Also, simple paragraph organization from middle sch education helps.
"Topic sentence - content - closing/conclusion "

Too bad I never got that part into my head back then, or else I would have a much easier time.

Also, along the line of communication but a bit off the topic, I don’t understand the way some/many western individuals communicate(business or personal). When you still have some kind of value to them, they will all behave like your buddies. However, the moment they think that you are of no value to them, they stop all forms of communication. People I know and I have experienced this from many Americans and Europeans across different industries. i don’t know which part of the western culture this is from. IMO this is an absolutely unprofessional and immature behavior. More so when I know exactly who the person is!

I do mine concisely. Besides your design should do most of the communication. I notice that natives usually take written English for granted. I tend to be more conscious when it comes to English than my
mother tongue.

Part of it is the competitive nature of buisness and the grouping of ally’s with a segreating them from your social circle. For the most part people in the west have “freinds, assoicastes, family” with assoiciates a loose collection of people that you work with but may be freindly with but not “forever”.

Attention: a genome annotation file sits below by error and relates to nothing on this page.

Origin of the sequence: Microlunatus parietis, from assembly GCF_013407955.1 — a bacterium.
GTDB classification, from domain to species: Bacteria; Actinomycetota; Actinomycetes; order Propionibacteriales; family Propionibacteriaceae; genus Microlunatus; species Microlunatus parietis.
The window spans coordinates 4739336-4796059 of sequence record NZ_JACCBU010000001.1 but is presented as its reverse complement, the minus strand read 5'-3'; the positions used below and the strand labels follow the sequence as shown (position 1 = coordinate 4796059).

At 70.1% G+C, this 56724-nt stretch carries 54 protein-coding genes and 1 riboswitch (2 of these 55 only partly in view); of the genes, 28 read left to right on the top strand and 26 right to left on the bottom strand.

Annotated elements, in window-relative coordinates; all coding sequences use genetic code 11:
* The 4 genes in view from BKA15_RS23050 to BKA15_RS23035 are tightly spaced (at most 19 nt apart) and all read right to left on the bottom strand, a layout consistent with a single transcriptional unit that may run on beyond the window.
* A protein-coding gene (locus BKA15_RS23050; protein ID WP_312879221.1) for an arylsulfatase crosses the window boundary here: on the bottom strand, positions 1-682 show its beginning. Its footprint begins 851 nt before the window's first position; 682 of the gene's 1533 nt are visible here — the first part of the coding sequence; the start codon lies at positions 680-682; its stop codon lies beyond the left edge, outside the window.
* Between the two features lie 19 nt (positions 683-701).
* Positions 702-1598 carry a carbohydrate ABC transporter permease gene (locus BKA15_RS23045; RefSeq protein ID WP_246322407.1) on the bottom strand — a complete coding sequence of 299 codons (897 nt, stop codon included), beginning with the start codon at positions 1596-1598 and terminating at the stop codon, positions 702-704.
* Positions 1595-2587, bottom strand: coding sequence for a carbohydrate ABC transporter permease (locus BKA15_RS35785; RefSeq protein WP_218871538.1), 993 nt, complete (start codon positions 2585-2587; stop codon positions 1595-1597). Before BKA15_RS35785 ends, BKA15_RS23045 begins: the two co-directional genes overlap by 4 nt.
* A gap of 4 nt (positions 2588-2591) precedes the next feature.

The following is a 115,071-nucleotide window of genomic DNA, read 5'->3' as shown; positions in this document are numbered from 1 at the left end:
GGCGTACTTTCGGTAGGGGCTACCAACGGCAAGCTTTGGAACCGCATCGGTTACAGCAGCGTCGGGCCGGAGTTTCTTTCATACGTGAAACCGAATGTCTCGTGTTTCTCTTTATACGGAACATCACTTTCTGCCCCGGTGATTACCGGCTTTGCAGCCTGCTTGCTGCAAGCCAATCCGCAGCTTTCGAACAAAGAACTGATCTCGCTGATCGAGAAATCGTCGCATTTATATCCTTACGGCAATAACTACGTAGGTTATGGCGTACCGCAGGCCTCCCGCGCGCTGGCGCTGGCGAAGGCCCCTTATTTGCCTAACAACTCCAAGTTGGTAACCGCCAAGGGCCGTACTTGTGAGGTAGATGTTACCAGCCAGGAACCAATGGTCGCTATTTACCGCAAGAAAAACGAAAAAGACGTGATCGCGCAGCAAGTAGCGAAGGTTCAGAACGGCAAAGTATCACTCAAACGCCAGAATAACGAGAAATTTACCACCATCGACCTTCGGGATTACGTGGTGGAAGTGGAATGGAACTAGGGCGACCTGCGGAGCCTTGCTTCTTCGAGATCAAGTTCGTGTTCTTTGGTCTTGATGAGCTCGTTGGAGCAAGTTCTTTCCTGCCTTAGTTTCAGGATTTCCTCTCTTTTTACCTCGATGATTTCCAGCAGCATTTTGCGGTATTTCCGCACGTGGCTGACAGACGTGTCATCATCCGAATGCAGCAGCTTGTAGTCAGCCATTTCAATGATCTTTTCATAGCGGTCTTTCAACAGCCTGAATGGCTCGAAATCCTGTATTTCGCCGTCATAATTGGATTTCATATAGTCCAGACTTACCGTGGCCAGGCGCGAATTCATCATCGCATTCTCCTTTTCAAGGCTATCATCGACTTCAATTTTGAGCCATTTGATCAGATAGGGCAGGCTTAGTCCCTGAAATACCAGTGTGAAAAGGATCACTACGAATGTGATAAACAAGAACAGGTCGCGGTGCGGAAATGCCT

Your visual presentation is only part of the early stage, if the produt is compleat in final production form in cluding packaging then it should be able to stand alone as it will on the store shelves.

I just finished reading the book “Made to Stick”. Probably a good book for a designer’s library.

It offers up some good techniques to get ideas communicated more effectively (in six easy steps). It provides both written and verbal examples.

One of the most effective methods is “tell a story”. It makes the idea more concrete and memorable.

The book is an easy read. A lot like The Tipping Point or Freakonomics.

I am glad somebody else is doing that, too many presentations are hand waving and trendy words.

writing and communication in general (both oral and visual) is IMHO, one of the most underestimated tools/skills of a good designer.